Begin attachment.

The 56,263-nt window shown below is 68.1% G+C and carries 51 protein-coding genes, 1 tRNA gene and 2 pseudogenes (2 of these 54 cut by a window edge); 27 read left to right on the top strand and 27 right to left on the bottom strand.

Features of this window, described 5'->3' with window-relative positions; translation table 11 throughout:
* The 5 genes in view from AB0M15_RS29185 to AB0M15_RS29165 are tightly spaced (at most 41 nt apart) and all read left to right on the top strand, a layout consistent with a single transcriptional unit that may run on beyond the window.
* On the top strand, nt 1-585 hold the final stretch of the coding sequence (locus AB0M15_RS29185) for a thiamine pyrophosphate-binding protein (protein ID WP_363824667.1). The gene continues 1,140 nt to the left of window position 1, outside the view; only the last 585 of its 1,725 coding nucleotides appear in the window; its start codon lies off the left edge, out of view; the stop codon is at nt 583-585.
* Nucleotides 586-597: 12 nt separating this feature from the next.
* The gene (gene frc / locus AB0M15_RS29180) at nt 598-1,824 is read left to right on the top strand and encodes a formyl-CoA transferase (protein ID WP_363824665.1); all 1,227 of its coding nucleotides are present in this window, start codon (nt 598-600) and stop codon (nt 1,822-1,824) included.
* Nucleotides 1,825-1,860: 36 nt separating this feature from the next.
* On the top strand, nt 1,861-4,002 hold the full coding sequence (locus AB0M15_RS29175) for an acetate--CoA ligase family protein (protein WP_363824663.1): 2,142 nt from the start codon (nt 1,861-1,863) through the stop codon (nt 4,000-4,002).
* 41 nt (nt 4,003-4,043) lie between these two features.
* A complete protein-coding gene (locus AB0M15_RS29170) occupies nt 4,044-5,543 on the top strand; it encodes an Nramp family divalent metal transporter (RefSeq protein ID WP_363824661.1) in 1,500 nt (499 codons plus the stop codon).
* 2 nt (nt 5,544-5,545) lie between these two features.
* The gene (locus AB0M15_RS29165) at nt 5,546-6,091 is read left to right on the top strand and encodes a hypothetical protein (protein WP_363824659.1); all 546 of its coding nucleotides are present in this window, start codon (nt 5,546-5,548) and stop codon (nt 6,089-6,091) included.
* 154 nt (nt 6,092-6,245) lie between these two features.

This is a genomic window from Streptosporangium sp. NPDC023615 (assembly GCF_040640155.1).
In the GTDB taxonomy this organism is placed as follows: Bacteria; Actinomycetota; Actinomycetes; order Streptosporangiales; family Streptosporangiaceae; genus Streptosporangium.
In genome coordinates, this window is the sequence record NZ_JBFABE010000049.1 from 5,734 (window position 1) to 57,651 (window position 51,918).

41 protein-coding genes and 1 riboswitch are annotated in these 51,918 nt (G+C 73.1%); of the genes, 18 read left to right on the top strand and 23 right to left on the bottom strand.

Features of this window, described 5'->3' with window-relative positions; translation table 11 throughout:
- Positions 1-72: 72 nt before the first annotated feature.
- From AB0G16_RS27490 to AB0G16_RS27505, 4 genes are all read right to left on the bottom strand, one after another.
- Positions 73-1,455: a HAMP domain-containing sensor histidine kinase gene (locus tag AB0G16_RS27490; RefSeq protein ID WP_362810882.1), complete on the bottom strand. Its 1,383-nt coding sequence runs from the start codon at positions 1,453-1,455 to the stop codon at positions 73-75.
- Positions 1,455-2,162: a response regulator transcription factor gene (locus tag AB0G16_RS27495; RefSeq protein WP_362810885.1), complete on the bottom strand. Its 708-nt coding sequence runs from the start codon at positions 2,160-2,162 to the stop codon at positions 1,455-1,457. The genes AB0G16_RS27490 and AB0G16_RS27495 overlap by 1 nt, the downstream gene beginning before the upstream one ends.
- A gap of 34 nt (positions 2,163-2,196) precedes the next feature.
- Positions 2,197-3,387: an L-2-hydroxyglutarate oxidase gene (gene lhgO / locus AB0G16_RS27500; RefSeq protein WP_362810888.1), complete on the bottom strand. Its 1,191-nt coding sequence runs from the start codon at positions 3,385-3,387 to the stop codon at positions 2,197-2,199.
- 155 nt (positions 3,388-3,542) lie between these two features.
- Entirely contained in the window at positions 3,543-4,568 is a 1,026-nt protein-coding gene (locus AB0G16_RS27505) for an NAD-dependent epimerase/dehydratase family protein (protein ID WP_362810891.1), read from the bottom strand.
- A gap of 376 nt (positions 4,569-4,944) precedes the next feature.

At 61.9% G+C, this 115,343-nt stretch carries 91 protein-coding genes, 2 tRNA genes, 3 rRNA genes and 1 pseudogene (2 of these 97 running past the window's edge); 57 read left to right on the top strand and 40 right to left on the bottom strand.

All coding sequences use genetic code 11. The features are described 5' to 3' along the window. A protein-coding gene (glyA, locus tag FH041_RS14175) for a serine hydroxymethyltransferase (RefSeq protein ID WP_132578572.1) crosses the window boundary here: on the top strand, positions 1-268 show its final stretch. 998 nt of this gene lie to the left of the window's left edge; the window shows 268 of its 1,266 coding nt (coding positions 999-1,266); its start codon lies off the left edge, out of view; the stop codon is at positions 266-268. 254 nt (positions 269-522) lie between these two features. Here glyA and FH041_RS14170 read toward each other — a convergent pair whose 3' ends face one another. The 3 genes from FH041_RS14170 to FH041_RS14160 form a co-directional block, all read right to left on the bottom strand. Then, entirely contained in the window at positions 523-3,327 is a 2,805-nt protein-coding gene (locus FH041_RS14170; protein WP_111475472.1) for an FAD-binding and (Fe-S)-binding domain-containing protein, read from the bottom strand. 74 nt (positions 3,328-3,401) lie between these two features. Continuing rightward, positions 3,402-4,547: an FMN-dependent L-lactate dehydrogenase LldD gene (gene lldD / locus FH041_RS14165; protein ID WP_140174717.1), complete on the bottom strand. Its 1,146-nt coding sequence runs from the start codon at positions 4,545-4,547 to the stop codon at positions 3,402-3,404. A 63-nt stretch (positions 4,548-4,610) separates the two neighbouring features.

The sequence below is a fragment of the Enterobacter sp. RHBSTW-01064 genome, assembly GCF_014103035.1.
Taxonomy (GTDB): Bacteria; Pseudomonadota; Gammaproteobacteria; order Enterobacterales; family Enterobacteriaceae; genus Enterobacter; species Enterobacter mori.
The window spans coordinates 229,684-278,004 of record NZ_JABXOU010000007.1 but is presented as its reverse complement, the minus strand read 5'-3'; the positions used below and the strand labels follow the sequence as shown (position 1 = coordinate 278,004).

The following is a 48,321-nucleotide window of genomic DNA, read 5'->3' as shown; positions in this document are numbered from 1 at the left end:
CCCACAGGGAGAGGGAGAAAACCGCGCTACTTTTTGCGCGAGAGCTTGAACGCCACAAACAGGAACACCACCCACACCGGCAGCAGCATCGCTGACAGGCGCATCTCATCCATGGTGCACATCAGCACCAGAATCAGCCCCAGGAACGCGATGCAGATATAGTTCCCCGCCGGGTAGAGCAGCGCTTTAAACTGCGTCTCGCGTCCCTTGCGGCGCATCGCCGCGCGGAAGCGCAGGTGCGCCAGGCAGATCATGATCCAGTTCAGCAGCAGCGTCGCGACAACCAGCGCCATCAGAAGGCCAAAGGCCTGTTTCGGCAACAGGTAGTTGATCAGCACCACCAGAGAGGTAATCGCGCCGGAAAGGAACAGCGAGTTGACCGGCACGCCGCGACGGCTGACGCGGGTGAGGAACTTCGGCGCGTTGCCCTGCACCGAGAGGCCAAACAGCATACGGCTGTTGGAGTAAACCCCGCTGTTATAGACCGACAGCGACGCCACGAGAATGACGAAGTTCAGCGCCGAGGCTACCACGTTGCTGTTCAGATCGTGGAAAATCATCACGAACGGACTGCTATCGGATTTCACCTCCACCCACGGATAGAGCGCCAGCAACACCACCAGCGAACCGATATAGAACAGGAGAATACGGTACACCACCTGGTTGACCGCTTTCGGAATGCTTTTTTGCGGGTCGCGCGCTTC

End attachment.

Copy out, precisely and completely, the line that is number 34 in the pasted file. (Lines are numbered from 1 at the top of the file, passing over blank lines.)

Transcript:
CCCACAGGGAGAGGGAGAAAACCGCGCTACTTTTTGCGCGAGAGCTTGAACGCCACAAACAGGAACACCACCCACACCGGCAGCAGCATCGCTGACAGGCGCATCTCATCCATGGTGCACATCAGCACCAGAATCAGCCCCAGGAACGCGATGCAGATATAGTTCCCCGCCGGGTAGAGCAGCGCTTTAAACTGCGTCTCGCGTCCCTTGCGGCGCATCGCCGCGCGGAAGCGCAGGTGCGCCAGGCAGATCATGATCCAGTTCAGCAGCAGCGTCGCGACAACCAGCGCCATCAGAAGGCCAAAGGCCTGTTTCGGCAACAGGTAGTTGATCAGCACCACCAGAGAGGTAATCGCGCCGGAAAGGAACAGCGAGTTGACCGGCACGCCGCGACGGCTGACGCGGGTGAGGAACTTCGGCGCGTTGCCCTGCACCGAGAGGCCAAACAGCATACGGCTGTTGGAGTAAACCCCGCTGTTATAGACCGACAGCGACGCCACGAGAATGACGAAGTTCAGCGCCGAGGCTACCACGTTGCTGTTCAGATCGTGGAAAATCATCACGAACGGACTGCTATCGGATTTCACCTCCACCCACGGATAGAGCGCCAGCAACACCACCAGCGAACCGATATAGAACAGGAGAATACGGTACACCACCTGGTTGACCGCTTTCGGAATGCTTTTTTGCGGGTCGCGCGCTTC